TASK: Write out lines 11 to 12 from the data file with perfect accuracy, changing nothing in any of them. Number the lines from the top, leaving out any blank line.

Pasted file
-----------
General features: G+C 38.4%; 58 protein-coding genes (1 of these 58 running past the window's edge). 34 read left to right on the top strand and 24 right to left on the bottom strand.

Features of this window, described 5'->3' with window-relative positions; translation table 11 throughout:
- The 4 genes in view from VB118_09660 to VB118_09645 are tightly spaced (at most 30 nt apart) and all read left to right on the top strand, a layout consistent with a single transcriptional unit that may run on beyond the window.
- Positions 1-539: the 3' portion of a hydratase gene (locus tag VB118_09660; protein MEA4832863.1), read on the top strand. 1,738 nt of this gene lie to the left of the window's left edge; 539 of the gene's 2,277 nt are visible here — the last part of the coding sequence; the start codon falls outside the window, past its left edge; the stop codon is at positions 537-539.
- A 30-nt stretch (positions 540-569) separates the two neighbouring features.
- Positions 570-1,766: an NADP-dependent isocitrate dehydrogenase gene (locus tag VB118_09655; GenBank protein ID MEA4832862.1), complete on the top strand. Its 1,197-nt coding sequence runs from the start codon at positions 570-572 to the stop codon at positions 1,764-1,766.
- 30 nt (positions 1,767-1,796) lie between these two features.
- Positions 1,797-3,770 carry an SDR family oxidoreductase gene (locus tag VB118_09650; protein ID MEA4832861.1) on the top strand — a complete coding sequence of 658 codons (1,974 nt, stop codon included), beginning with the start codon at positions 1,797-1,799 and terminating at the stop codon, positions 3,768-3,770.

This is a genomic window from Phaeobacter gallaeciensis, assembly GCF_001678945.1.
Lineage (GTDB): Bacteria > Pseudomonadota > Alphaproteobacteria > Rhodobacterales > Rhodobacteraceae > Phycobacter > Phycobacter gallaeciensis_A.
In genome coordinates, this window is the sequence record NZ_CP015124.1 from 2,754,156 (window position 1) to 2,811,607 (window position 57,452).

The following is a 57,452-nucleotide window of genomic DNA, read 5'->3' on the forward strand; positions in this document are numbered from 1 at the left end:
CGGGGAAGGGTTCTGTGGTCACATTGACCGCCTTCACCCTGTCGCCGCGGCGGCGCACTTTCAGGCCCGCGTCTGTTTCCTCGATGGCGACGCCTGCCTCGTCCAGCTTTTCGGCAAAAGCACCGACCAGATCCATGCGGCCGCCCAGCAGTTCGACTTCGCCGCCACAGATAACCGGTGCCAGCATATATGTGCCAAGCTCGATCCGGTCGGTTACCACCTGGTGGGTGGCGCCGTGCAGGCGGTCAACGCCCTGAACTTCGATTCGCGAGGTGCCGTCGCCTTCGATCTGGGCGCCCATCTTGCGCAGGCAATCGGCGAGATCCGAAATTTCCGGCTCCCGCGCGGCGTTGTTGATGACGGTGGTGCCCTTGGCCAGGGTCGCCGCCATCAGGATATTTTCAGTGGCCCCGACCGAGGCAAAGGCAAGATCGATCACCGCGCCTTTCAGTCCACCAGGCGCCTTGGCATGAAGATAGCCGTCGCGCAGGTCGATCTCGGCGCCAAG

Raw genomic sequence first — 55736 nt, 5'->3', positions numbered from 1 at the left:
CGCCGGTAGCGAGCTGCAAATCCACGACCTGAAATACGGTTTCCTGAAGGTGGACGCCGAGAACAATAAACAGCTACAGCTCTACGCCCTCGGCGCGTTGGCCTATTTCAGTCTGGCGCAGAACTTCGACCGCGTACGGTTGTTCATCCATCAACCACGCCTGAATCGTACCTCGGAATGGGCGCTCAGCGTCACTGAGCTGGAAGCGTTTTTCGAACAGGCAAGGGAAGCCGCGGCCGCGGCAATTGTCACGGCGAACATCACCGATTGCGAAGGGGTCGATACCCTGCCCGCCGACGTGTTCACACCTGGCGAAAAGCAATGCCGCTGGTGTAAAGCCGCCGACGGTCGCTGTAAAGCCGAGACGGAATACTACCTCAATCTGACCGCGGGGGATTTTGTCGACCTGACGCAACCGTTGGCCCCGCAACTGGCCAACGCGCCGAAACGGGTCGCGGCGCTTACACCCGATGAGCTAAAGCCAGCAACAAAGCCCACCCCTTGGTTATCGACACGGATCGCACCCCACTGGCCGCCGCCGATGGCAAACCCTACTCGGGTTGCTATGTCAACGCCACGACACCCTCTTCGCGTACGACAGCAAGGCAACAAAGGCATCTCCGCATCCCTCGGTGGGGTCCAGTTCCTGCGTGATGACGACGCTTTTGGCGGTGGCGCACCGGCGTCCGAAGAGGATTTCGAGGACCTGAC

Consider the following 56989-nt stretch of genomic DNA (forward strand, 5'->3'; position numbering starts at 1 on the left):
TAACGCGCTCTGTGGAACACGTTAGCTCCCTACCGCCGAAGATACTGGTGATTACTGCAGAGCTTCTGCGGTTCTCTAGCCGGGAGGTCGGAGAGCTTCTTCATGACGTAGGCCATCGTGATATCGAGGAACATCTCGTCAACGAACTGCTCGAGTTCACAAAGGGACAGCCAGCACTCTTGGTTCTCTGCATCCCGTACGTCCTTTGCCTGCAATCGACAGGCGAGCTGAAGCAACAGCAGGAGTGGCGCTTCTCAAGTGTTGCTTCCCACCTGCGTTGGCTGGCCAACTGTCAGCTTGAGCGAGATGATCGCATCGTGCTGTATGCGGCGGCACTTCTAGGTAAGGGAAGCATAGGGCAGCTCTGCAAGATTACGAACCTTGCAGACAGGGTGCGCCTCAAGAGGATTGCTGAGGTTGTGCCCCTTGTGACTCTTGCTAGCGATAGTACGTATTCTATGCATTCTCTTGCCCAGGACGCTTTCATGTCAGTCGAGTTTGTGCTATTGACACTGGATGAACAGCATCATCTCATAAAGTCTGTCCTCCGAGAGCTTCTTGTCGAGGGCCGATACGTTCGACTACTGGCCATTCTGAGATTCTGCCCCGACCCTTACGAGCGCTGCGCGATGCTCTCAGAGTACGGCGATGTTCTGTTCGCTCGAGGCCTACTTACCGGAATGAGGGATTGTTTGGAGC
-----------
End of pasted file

In genome coordinates, this window is the sequence record NZ_CP015124.1 from 2,754,156 (window position 1) to 2,811,607 (window position 57,452).

The following is a 57,452-nucleotide window of genomic DNA, read 5'->3' on the forward strand; positions in this document are numbered from 1 at the left end: